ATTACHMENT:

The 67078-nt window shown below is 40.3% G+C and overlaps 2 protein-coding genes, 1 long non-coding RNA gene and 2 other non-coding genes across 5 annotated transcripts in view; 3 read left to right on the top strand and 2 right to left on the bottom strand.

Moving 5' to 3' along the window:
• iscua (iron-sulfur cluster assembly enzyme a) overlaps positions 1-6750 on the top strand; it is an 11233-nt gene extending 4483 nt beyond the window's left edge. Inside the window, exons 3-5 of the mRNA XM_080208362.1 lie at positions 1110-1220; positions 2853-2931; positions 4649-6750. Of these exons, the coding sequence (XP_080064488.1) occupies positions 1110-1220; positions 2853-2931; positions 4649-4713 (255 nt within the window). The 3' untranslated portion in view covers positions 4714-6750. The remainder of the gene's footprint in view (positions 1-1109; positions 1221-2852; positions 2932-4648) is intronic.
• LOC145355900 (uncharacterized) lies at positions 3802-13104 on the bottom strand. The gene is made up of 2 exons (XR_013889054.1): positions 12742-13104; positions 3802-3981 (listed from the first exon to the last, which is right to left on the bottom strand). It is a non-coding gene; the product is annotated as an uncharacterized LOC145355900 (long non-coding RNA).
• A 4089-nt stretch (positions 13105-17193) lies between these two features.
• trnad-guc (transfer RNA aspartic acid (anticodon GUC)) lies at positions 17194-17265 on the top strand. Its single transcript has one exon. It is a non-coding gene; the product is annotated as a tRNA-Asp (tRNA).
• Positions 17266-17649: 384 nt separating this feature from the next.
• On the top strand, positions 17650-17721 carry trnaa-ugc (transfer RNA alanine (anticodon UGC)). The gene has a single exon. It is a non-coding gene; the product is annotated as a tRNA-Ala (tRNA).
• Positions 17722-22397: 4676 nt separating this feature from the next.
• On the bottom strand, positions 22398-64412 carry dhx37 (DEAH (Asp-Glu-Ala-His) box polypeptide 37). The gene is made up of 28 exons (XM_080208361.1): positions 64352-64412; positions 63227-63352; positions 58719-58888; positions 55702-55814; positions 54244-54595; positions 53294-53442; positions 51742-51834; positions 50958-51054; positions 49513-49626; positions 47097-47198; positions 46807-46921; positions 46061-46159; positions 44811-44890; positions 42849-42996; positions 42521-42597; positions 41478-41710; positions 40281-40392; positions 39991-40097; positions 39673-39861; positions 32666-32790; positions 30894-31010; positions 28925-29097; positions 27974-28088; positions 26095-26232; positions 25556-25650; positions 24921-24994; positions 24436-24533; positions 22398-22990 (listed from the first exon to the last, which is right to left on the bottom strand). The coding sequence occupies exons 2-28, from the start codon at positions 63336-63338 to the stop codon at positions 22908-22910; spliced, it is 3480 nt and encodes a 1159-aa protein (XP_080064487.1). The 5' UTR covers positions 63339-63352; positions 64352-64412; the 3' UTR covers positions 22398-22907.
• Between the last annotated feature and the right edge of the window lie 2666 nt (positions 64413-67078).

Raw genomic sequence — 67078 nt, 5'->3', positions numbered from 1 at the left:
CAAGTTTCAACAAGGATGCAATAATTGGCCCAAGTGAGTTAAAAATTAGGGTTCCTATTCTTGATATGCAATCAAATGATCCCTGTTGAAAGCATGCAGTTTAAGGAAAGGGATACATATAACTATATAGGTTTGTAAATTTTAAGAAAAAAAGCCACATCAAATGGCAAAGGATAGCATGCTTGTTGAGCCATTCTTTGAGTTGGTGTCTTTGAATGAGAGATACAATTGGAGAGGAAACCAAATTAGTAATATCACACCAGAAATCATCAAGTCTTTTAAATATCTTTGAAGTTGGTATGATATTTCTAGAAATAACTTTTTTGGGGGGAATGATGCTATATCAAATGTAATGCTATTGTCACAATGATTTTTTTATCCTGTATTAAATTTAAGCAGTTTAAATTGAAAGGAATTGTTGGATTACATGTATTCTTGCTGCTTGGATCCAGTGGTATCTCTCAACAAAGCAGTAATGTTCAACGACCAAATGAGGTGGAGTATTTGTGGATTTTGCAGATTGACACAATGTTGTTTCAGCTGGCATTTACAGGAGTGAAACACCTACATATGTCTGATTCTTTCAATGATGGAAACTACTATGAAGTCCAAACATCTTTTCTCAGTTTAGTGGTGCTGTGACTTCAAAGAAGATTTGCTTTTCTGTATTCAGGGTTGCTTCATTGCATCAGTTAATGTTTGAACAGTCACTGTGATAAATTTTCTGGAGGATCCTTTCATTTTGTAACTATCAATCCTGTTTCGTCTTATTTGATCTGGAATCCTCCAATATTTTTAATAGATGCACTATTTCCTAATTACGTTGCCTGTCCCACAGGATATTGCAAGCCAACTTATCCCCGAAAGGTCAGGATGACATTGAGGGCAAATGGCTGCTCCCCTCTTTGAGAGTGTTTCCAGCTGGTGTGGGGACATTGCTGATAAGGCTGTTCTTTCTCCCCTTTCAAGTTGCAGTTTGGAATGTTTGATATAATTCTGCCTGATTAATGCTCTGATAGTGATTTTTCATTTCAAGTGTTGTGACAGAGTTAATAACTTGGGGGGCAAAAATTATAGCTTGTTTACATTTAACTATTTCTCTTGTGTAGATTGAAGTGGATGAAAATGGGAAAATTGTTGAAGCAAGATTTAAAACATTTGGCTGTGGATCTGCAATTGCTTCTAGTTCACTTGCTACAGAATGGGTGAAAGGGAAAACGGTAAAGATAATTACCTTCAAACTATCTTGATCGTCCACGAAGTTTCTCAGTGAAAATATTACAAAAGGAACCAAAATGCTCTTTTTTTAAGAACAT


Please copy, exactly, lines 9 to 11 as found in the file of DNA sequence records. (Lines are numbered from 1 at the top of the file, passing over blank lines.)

• Positions 17722-22397: 4676 nt separating this feature from the next.
• On the bottom strand, positions 22398-64412 carry dhx37 (DEAH (Asp-Glu-Ala-His) box polypeptide 37). The gene is made up of 28 exons (XM_080208361.1): positions 64352-64412; positions 63227-63352; positions 58719-58888; positions 55702-55814; positions 54244-54595; positions 53294-53442; positions 51742-51834; positions 50958-51054; positions 49513-49626; positions 47097-47198; positions 46807-46921; positions 46061-46159; positions 44811-44890; positions 42849-42996; positions 42521-42597; positions 41478-41710; positions 40281-40392; positions 39991-40097; positions 39673-39861; positions 32666-32790; positions 30894-31010; positions 28925-29097; positions 27974-28088; positions 26095-26232; positions 25556-25650; positions 24921-24994; positions 24436-24533; positions 22398-22990 (listed from the first exon to the last, which is right to left on the bottom strand). The coding sequence occupies exons 2-28, from the start codon at positions 63336-63338 to the stop codon at positions 22908-22910; spliced, it is 3480 nt and encodes a 1159-aa protein (XP_080064487.1). The 5' UTR covers positions 63339-63352; positions 64352-64412; the 3' UTR covers positions 22398-22907.
• Between the last annotated feature and the right edge of the window lie 2666 nt (positions 64413-67078).